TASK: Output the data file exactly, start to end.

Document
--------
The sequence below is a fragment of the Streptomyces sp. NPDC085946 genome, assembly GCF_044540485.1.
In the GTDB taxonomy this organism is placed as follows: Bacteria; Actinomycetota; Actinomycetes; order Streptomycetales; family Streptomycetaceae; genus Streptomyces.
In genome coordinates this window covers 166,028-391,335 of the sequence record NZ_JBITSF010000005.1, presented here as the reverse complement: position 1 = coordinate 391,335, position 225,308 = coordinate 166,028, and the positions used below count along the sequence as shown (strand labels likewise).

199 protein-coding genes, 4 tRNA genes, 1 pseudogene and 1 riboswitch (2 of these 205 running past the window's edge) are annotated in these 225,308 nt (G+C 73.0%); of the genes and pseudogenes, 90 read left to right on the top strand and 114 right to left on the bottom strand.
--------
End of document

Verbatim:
The sequence below is a fragment of the Streptomyces sp. NPDC085946 genome, assembly GCF_044540485.1.
In the GTDB taxonomy this organism is placed as follows: Bacteria; Actinomycetota; Actinomycetes; order Streptomycetales; family Streptomycetaceae; genus Streptomyces.
In genome coordinates this window covers 166,028-391,335 of the sequence record NZ_JBITSF010000005.1, presented here as the reverse complement: position 1 = coordinate 391,335, position 225,308 = coordinate 166,028, and the positions used below count along the sequence as shown (strand labels likewise).

199 protein-coding genes, 4 tRNA genes, 1 pseudogene and 1 riboswitch (2 of these 205 running past the window's edge) are annotated in these 225,308 nt (G+C 73.0%); of the genes and pseudogenes, 90 read left to right on the top strand and 114 right to left on the bottom strand.